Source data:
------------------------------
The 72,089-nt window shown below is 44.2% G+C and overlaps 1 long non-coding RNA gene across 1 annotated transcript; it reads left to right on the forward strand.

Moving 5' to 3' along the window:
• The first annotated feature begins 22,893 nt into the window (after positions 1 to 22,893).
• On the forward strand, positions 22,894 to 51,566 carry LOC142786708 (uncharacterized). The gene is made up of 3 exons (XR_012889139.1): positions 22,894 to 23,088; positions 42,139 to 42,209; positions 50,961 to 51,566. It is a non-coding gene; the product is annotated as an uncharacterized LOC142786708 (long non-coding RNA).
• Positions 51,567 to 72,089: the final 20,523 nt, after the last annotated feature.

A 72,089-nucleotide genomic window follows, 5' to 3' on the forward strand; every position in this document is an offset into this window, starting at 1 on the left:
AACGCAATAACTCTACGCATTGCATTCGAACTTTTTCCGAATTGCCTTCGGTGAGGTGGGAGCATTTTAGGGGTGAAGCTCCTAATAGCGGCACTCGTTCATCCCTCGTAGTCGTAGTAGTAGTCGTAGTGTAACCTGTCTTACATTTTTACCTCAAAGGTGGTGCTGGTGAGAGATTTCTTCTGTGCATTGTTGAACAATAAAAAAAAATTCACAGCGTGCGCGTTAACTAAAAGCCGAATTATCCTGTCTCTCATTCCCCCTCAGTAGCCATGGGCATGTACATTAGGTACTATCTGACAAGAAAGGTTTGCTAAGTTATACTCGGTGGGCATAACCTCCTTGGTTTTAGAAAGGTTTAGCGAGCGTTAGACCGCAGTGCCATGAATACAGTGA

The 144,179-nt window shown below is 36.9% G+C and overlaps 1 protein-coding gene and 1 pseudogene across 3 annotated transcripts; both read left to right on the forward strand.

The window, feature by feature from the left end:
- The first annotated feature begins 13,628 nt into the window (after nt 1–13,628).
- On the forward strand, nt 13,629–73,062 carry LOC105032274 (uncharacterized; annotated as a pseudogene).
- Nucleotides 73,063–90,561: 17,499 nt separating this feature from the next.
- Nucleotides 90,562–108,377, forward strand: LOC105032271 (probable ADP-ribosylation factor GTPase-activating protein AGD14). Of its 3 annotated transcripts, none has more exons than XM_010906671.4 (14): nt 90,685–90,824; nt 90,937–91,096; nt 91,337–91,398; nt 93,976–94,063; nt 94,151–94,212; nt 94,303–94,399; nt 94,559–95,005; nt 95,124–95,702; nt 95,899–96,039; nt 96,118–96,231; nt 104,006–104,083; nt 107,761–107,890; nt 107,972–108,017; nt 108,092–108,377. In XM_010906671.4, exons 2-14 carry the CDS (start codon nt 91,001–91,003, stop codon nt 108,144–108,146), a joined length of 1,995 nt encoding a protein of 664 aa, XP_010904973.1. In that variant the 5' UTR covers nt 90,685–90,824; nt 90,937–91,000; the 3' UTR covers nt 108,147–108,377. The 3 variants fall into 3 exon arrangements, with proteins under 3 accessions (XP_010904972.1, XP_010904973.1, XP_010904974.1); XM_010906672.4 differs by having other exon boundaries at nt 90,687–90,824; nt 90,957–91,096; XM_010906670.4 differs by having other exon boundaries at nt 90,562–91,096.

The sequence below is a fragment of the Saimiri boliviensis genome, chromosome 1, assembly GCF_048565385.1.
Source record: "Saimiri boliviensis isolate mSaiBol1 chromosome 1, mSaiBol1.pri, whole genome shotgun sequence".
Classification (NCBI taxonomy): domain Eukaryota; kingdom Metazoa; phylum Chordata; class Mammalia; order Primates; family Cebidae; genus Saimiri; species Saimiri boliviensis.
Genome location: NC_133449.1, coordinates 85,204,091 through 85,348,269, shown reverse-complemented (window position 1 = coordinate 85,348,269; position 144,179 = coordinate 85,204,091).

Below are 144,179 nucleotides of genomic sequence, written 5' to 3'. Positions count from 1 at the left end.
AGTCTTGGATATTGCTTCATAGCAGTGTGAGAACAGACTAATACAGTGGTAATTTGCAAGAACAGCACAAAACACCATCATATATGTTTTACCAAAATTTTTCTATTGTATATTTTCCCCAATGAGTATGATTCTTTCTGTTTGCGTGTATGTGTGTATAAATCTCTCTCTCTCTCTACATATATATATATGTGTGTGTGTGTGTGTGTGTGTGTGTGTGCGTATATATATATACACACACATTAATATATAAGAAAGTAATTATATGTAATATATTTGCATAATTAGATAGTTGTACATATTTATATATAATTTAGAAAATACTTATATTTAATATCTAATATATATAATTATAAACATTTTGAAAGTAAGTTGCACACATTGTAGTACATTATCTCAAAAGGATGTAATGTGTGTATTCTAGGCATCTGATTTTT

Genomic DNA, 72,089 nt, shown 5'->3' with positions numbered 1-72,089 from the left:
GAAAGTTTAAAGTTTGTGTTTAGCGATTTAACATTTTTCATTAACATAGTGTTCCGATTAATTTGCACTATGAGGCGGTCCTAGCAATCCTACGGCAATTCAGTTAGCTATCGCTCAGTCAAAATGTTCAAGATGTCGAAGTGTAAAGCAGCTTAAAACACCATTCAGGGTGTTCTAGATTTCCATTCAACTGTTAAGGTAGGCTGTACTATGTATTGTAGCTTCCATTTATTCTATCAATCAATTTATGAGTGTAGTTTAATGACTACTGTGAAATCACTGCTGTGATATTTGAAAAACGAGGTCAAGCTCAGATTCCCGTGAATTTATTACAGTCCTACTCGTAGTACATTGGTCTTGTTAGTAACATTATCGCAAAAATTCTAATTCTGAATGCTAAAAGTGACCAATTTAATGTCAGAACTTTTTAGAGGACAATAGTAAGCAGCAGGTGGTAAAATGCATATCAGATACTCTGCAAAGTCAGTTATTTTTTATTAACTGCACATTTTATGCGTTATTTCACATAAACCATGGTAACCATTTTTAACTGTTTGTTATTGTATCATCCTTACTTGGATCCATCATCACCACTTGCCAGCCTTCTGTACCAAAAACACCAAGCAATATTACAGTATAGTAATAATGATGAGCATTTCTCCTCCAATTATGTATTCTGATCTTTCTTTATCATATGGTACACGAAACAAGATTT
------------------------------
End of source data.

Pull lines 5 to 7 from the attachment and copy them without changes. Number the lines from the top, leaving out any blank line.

• Positions 51,567 to 72,089: the final 20,523 nt, after the last annotated feature.

A 72,089-nucleotide genomic window follows, 5' to 3' on the forward strand; every position in this document is an offset into this window, starting at 1 on the left:
AACGCAATAACTCTACGCATTGCATTCGAACTTTTTCCGAATTGCCTTCGGTGAGGTGGGAGCATTTTAGGGGTGAAGCTCCTAATAGCGGCACTCGTTCATCCCTCGTAGTCGTAGTAGTAGTCGTAGTGTAACCTGTCTTACATTTTTACCTCAAAGGTGGTGCTGGTGAGAGATTTCTTCTGTGCATTGTTGAACAATAAAAAAAAATTCACAGCGTGCGCGTTAACTAAAAGCCGAATTATCCTGTCTCTCATTCCCCCTCAGTAGCCATGGGCATGTACATTAGGTACTATCTGACAAGAAAGGTTTGCTAAGTTATACTCGGTGGGCATAACCTCCTTGGTTTTAGAAAGGTTTAGCGAGCGTTAGACCGCAGTGCCATGAATACAGTGA